LastPass Breach Leads to User Data Leakage

Don't Be the Next Headline.
Download the free ebook and see proven strategies to prevent a data breach from real-world examples.
Graphic of the scanning app

LastPass, the well-known password manager, has been breached; twice.

In a blog post back in August they notified LastPass customers of a security incident where an unauthorized party gained access and stole some code.  At the time they painted the picture that user data was not at risk.

However, in an update to that post recently, they indicated there was another incident.

Let’s dive into the details of these two incidents to understand what happened.

What happened?

On August 25th, LastPass notified users about the first breach incident.  In that notice Karim Toubba, the CEO indicated they noticed unusual activity in a development environment.  Upon investigation, they identified a single developer system which had been compromised.  The attacker was able to access and take portions of source code and other proprietary LastPass technical information.

Crucially, at the time of the original incident, LastPass let users know their data was not at risk.  The incident only resulted in some source code being stolen, no customer data or encrypted password vaults were impacted in the LastPass breach.

On September 15th, the article was updated to provide a conclusion to the investigation of the August incident.  In this initial update, they let users know that no customer data or encrypted password vaults was impacted.  They also provided more details about the investigation and what was found.  They also indicated the company was putting in enhancements to their security controls.

On November 30th, the article was updated again.  This time, LastPass indicated there is a new security incident the team is investigating.  In this update, they notified users that the attacker from the August breach was able to use data obtained to gain access to certain elements of customer data.

LastPass has not yet identified what customer data was taken, or which users are impacted.  However, customer passwords are not impacted due to LastPass’s Zero Knowledge architecture.

LastPass did not identify what cloud service was accessed.  However, a 2020 blog post by AWS indicated the company transitioned a billion customer records to AWS Cloud.

How did the LastPass breach happen?

LastPass does not indicate how the original data breach occurred.  Developer credentials obtained by an attacker is the extent of what is known.  This could have been through malware, phishing, or perhaps credentials were purchased online.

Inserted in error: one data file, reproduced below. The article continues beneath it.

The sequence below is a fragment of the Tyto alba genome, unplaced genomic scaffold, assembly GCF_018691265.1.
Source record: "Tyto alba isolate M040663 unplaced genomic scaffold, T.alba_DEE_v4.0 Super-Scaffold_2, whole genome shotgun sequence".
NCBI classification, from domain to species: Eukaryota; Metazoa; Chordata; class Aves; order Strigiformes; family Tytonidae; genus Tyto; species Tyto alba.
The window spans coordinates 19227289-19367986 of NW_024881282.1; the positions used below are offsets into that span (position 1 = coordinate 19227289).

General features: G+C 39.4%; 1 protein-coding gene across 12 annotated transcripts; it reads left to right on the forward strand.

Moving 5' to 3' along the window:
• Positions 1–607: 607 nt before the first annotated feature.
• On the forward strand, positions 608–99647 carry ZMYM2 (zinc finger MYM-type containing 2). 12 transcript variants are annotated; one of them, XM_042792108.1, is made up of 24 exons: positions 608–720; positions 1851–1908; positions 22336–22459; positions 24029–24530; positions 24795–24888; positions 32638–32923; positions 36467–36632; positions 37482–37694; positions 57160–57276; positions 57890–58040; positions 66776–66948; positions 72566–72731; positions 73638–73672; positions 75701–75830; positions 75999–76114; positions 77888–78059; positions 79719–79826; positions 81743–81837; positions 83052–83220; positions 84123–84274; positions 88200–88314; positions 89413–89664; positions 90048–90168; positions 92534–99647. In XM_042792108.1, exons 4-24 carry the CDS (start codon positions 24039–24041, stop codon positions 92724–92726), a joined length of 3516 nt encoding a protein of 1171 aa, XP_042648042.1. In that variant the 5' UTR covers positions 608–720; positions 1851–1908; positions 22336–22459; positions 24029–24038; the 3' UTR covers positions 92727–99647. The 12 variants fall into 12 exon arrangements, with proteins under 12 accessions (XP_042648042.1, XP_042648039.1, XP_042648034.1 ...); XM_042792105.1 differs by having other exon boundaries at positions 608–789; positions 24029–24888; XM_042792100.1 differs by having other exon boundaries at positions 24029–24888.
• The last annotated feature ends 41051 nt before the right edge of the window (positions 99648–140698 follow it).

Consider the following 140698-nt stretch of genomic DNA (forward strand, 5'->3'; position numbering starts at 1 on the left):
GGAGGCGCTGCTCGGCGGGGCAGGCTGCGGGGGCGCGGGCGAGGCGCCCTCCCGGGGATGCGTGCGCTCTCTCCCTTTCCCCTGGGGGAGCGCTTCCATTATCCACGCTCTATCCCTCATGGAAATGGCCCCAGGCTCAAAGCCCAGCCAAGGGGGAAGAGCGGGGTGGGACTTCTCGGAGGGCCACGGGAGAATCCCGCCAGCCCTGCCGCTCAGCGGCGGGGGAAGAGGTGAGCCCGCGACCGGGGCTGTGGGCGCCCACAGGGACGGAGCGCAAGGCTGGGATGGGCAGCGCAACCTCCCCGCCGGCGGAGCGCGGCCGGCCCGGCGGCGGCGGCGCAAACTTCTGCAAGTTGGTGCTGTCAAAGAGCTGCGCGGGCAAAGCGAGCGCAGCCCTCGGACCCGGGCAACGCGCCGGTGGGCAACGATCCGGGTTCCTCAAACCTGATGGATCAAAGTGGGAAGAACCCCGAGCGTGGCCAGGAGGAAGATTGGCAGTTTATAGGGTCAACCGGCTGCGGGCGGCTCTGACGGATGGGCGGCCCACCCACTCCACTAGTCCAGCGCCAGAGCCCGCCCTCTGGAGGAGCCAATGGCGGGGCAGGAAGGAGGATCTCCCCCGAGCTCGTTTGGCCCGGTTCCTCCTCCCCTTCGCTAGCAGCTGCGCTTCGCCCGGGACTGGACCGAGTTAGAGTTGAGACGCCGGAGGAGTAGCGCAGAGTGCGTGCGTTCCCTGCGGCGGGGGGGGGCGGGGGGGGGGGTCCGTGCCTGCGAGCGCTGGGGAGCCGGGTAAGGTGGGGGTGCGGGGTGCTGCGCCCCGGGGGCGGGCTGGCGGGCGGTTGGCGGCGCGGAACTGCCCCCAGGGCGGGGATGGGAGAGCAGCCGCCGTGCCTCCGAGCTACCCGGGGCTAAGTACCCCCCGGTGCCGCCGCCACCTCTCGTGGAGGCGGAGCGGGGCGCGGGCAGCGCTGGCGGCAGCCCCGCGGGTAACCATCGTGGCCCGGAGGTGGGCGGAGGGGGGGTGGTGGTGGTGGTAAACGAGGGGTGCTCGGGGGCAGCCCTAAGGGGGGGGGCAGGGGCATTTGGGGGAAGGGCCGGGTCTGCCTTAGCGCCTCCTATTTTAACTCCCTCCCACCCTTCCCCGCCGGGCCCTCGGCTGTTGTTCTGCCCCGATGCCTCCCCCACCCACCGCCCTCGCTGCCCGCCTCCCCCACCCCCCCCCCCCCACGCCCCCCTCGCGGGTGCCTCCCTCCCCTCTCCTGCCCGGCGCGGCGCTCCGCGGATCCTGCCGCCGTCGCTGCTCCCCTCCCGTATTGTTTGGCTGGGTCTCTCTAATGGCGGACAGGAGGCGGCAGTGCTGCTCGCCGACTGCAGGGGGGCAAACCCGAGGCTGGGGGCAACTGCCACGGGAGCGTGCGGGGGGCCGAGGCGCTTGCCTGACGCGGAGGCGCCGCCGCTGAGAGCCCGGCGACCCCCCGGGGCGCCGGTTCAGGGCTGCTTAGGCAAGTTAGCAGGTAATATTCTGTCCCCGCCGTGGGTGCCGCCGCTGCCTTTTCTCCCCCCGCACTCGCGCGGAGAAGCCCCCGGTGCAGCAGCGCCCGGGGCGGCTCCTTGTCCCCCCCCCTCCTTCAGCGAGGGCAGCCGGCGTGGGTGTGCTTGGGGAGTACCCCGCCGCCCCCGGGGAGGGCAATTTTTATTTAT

The second incident however, is where things get interesting.  The attacker clearly used data obtained from the development environment to access production.  While they have not yet said how this occurred, it’s clear that there must have been credentials in the development code.  These credentials were then used to access user data in the production environment.

How can I protect myself?

This is yet another in a long string of credential based breaches we have seen this year.  Every breach in recent memory starts as a credential breach.  So the first thing every company needs to do is ensure they are using good user credential practices:

  • Require strong passwords
  • Implement Multi-Factor Authentication
  • Train users to be aware of phishing attacks
  • Rotate passwords periodically

The second piece is a story best told by this breach.  The first breach, which seemed like an innocuous loss of some code led to user data being stolen.  How?  The only logical conclusion is the development team had credentials stored somewhere in the code that was stolen.  So using best practices in development is key:

  • Do not use hard coded credentials in code
  • Do not rely on the same credentials for both development and production
  • Use a security tool to store credentials
  • Use encryption on all data

Finally, do not rely on best practices alone.  Any security professional will tell you, security is about layering.  Having layers of security prevents a failure in one layer from impacting the outcome.

This is where Soteri can help by adding a data security layer.  If Soteri Scanning via REST API had been used, it would have detected credentials stored in code.  Soteri also offers integrations for Atlassian’s Bitbucket Data Center and Confluence Data Center and Cloud.  If any of these solutions had been used, they could have prevented user data leakage in this breach.  Check out all of Soteri’s integrations today!  You can find more details here.